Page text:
NFL Can "Review" Jerry Gray's Comments, but He's Right
Tennessee Titans defensive coordinator Jerry Gray has suffered through a month of watching his defense get pushed around while giving up a league-worst 151 points through four games. His unit ranks next-to-last in total defense, having given up 421.5 yards per game.
Needless to say, Gray had seen enough when he sounded off on Thursday about what he sees as a defensive unit that is more concerned with ensuring they don't get fined by the league for various infractions rather than a fearsome unit ready to punish any receiver that dares catch a ball over the middle.
Said Gray, via The Tennessean:
If you are worrying about that, you are not going to go out and try and blow the guy up. Great football players have to put that out of their mind. You have to say, ‘This is my territory between the numbers, and if you throw the football you better bring the Gator Truck.’ And that’s how you have to play. You can’t play timid in the NFL.
Have we blown anybody up? ...Maybe we are playing too timid. We can’t give up touchdowns as soon as we get off the bus. We didn’t do that last year. You can’t give up touchdowns in the first quarter and expect to get sacks and expect to get turnovers.
For those who are unaware, the "Gator Truck" Gray refers to is the vehicle teams use to take injured players off the field.
And the NFL seems to take umbrage to Gray's use of the imagery above, with Greg Aiello, senior vice president of communications for the NFL, telling NFL.com's "Around the League" blog that the league is "looking into" Gray's comments.
As my buddy Gregg Rosenthal points out in his ATL blog post, Gray is a disciple of excommunicated St. Louis Rams and former New Orleans Saints and Titans defensive coordinator Gregg Williams, who is, as we all know, currently suspended from the league indefinitely for his administration of a bounty program while with the Saints.
Needless to say, that association probably doesn't help Gray in this instance.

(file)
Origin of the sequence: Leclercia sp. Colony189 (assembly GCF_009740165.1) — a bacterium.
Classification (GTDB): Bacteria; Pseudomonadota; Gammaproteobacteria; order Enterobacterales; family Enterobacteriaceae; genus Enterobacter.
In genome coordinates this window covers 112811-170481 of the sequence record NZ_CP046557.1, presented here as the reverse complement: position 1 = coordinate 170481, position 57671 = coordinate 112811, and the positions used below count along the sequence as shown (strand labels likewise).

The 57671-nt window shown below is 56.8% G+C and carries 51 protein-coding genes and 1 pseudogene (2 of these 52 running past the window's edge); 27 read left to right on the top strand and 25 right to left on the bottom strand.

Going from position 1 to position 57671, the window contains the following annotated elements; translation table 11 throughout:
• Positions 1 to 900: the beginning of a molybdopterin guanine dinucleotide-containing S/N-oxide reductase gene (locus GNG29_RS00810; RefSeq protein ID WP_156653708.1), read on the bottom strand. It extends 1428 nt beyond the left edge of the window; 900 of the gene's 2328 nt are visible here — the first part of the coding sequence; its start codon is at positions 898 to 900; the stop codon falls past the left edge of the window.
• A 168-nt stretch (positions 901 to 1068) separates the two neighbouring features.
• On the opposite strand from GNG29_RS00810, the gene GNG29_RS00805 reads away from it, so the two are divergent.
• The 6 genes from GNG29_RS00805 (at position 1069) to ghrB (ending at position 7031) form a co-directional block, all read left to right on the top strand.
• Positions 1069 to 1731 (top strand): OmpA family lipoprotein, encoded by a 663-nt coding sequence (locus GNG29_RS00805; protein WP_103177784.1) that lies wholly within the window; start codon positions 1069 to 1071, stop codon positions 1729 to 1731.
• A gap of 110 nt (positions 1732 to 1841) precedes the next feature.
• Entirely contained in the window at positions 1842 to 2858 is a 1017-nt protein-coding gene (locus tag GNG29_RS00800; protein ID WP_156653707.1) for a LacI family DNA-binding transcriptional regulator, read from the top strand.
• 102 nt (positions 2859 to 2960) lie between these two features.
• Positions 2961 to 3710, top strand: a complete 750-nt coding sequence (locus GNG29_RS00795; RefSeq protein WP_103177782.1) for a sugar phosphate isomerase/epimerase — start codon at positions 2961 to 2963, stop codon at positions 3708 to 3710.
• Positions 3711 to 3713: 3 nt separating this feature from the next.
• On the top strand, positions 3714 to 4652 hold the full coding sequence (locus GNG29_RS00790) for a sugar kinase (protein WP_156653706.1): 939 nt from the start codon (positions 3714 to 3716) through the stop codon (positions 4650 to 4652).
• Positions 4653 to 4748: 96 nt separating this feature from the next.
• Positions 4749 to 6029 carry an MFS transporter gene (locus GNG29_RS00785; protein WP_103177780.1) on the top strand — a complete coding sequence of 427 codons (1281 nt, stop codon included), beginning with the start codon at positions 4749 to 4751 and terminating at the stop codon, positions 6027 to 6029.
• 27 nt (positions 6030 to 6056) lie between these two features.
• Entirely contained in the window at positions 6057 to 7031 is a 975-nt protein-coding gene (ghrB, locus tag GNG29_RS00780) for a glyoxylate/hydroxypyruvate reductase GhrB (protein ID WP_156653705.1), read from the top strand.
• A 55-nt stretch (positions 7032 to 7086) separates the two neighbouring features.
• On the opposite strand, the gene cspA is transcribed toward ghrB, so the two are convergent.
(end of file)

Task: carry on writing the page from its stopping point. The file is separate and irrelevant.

And that's a shame, because he is exactly, 100 percent correct in this instance.
Look, I don't for a second read Gray's comments above and think, "He wants his guys to go out and hurt people!" And I don't think any reasonably-minded person would either. I think he wants his guys reacting and not thinking so much. As Gray told ESPN's Ed Werder earlier today:
This is football, but my choice of words under the circumstances was probably bad. If I could take that part of it back, I would. I don't want guys thinking about injuring people, and when you say 'Gator truck' that's probably what comes up. I just want our guys to be tougher.
Again, I think any reasonably-minded person knows that this is probably the case. Unfortunately, the NFL ceased being reasonably-minded about the perception of the league as it pertains to violence and injuries sometime after thousands of former players signed on to sue the league for its neglect in regards to the long-term effects of head injuries.
The specter of that ongoing litigation haunts every move the league makes these days, even ones as cosmetic as fining a coach for mentioning Gator trucks would be.
Now, fixing what ails the Titans defense isn't as simple as Gray saying a bunch of words and thinking the teams mentality, and on-field production, is going to change overnight. The case can be made, quite easily, that Gray is as big a part of the problem as his players' mentality right now. His defense has been mind-numbingly simple up to this point, though that could perhaps be a conscious response to the talented offenses the Titans have played.
But no matter the job he's done in the X's and O's department, he is absolutely correct to say his guys need to be more aggressive. As he says, you can't play timid in the NFL.
So far, that's exactly what the Titans have been doing.
What is the duplicate article?
Why is this article offensive?
Where is this article plagiarized from?
Why is this article poorly edited?